Did you know FBI Director Christopher Wray has continued the mandate, initiated by Former Direct James Comey, for all new FBI trainees to visit the Martin Luther King, Jr. Memorial as part of their mandatory FBI Academy training? Some applaud this show of respect to a great man, some disagree. To understand why both directors believe we need to learn lessons from this time in the FBI’s history, I suggest that you, as well as all FBI agents, active and retired, watch MLK/FBI currently streaming on Amazon Prime. The documentary chronicles former FBI Director J. Edgar Hoover’s investigation into the political affiliations of civil rights leader Martin Luther King, Jr. Watch the trailer here.
During the investigation, physical and electronic surveillance methods were used to document Dr. King’s activities, including wiretaps and bugs in hotel rooms. These recordings are said to reveal intimate details of Dr. King’s private life. The covert “dirty tricks” used to gather this salacious information was part of Director Hoover’s Counter Intelligence Program, known as COINTELPRO. The program’s activities were directed against whoever Director Hoover considered enemies of the U.S. Government, to include members of the Communist Party and activist organization. The program was later deemed illegal and the FBI’s reputation was severely damaged by the campaign to conduct surveillance, infiltrate, discredit, and disrupt domestic American political organizations.
During the film, MLK/FBI, historians, civil rights leaders, and FBI officials are interviewed. FBI internal files, reports, and surveillance memos are also presented as verification for information discussed. The main FBI file on the investigation of Reverend King, file number 100-106670, is available for the public to review at The Vault—the FBI’s Freedom Of Information and Privacy Act Library. If you decide to visit the FBI Vault, be aware that you may find some content offensive and disturbing. Audio recordings will not be made available to the public until 2027.
The FBI website contains the following disclaimer: the content of the files in the Vault encompasses all time periods of Bureau history and do not always reflect the current views, policies, and priorities of the FBI.
I thought the documentary was fair and balanced, although, at times, I found myself cringing as I confronted the facts presented regarding a man I admire and the agency in which I proudly served for 26 years. Acknowledging mistakes of the past are crucial to establishing racial justice in the United States and diversity and inclusion in FBI recruitment. As an institution, I believe we can hold the FBI as a symbol of justice and equality. I’ve always been honest about the difficulties I experienced during my first four years in the FBI. These were unpleasant incidents with individuals, co-workers and bosses, that were based on my race and gender that made me consider quitting the FBI. That was my reality, no doubt the lingering atmosphere and mindset of the Hoover era agents I encountered early in my career. But I persevered, and I’m so very happy that I did.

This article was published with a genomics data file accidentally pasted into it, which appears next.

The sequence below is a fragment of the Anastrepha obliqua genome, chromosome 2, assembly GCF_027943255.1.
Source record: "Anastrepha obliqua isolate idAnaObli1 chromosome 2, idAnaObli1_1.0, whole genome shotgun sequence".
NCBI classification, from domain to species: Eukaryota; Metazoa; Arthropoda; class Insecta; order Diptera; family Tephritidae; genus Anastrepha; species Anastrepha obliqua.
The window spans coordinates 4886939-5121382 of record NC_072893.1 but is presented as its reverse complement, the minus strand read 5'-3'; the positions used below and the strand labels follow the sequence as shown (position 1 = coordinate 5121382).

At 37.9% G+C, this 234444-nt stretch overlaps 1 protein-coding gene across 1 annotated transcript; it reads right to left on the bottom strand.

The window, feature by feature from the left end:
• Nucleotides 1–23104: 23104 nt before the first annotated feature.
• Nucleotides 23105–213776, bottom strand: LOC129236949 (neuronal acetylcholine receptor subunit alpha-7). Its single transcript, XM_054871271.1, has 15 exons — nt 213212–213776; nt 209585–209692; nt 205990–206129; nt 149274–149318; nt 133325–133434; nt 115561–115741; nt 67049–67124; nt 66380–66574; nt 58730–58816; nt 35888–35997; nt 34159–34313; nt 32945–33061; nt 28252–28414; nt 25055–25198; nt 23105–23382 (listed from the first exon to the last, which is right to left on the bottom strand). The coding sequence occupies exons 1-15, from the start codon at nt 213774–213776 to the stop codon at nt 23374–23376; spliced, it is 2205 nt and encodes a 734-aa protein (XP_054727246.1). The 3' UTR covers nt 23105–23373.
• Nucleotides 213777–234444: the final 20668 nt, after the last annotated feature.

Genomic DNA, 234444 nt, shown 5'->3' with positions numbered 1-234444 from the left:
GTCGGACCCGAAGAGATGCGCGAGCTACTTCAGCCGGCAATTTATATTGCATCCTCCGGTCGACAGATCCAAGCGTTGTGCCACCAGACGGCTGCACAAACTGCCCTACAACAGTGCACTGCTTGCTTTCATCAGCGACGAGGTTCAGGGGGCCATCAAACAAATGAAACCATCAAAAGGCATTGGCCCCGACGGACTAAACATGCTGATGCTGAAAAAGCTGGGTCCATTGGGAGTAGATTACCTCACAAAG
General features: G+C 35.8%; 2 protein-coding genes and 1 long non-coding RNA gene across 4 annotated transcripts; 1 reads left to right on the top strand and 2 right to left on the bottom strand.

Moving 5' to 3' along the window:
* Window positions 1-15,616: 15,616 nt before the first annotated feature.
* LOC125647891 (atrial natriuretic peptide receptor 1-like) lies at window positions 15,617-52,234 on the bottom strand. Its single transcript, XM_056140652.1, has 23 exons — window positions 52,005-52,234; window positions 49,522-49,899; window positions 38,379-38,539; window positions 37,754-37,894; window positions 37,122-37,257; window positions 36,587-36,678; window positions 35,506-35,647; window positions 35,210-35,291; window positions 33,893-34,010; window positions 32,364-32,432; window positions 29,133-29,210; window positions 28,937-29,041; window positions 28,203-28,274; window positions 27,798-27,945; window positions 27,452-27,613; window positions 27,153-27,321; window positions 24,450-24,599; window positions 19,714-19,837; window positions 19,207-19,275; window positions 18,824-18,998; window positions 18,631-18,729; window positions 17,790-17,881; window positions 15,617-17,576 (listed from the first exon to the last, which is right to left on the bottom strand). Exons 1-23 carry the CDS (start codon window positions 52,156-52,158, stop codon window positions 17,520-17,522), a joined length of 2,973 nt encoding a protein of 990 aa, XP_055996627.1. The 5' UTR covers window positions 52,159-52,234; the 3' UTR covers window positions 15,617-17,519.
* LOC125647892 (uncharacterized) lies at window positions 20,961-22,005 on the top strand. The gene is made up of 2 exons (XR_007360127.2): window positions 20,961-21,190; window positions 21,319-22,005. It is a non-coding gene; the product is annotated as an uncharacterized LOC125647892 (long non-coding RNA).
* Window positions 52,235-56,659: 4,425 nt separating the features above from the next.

The FBI is the primary law enforcement agency responsible for investigating violations of federal civil rights. Current FBI Director Christopher Wray recently said, “Civil rights investigations are at the heart of what we do in the FBI, for the simple reason that civil rights and civil liberties are at the very heart of who we are as Americans. These investigations have been a critical part of our work in the FBI for decades, and that will never change.”
Listen to the following episodes to learn about the FBI role today in investigating civil rights violations:
Based on my review of MLK/FBI, I’m sure there are those who wonder what my stand is on the renaming of the FBI Headquarters building. At this time, in spite of his overreaching investigative policies and actions, I recognize that former Director Hoover’s tenure as the agency’s longest serving leader (37 years) created the foundation of what the FBI is today, a highly trained, disciplined, law enforcement agency resistant to corruption and political influence. I believe that his name should remain on the current building and any newly erected FBI headquarters. However, I reserve the right to change my mind.